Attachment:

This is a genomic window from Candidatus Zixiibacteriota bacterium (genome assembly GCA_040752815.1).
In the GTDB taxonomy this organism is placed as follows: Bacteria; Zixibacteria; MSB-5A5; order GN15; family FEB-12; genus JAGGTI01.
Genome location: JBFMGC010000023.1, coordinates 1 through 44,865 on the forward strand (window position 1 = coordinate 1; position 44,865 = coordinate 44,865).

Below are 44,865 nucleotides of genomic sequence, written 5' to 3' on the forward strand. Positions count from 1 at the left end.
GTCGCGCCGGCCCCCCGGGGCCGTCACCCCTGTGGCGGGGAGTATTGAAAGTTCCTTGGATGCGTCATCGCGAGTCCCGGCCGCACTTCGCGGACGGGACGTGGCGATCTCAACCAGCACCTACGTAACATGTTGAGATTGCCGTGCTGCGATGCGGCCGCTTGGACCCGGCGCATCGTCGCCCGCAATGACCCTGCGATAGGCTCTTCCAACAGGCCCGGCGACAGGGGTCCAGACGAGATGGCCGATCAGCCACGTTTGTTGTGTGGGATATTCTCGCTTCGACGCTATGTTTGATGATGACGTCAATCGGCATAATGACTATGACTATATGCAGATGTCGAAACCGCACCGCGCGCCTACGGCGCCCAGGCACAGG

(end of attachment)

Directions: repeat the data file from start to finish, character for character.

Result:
This is a genomic window from Candidatus Zixiibacteriota bacterium (genome assembly GCA_040752815.1).
In the GTDB taxonomy this organism is placed as follows: Bacteria; Zixibacteria; MSB-5A5; order GN15; family FEB-12; genus JAGGTI01.
Genome location: JBFMGC010000023.1, coordinates 1 through 44,865 on the forward strand (window position 1 = coordinate 1; position 44,865 = coordinate 44,865).

Below are 44,865 nucleotides of genomic sequence, written 5' to 3' on the forward strand. Positions count from 1 at the left end.
GTCGCGCCGGCCCCCCGGGGCCGTCACCCCTGTGGCGGGGAGTATTGAAAGTTCCTTGGATGCGTCATCGCGAGTCCCGGCCGCACTTCGCGGACGGGACGTGGCGATCTCAACCAGCACCTACGTAACATGTTGAGATTGCCGTGCTGCGATGCGGCCGCTTGGACCCGGCGCATCGTCGCCCGCAATGACCCTGCGATAGGCTCTTCCAACAGGCCCGGCGACAGGGGTCCAGACGAGATGGCCGATCAGCCACGTTTGTTGTGTGGGATATTCTCGCTTCGACGCTATGTTTGATGATGACGTCAATCGGCATAATGACTATGACTATATGCAGATGTCGAAACCGCACCGCGCGCCTACGGCGCCCAGGCACAGG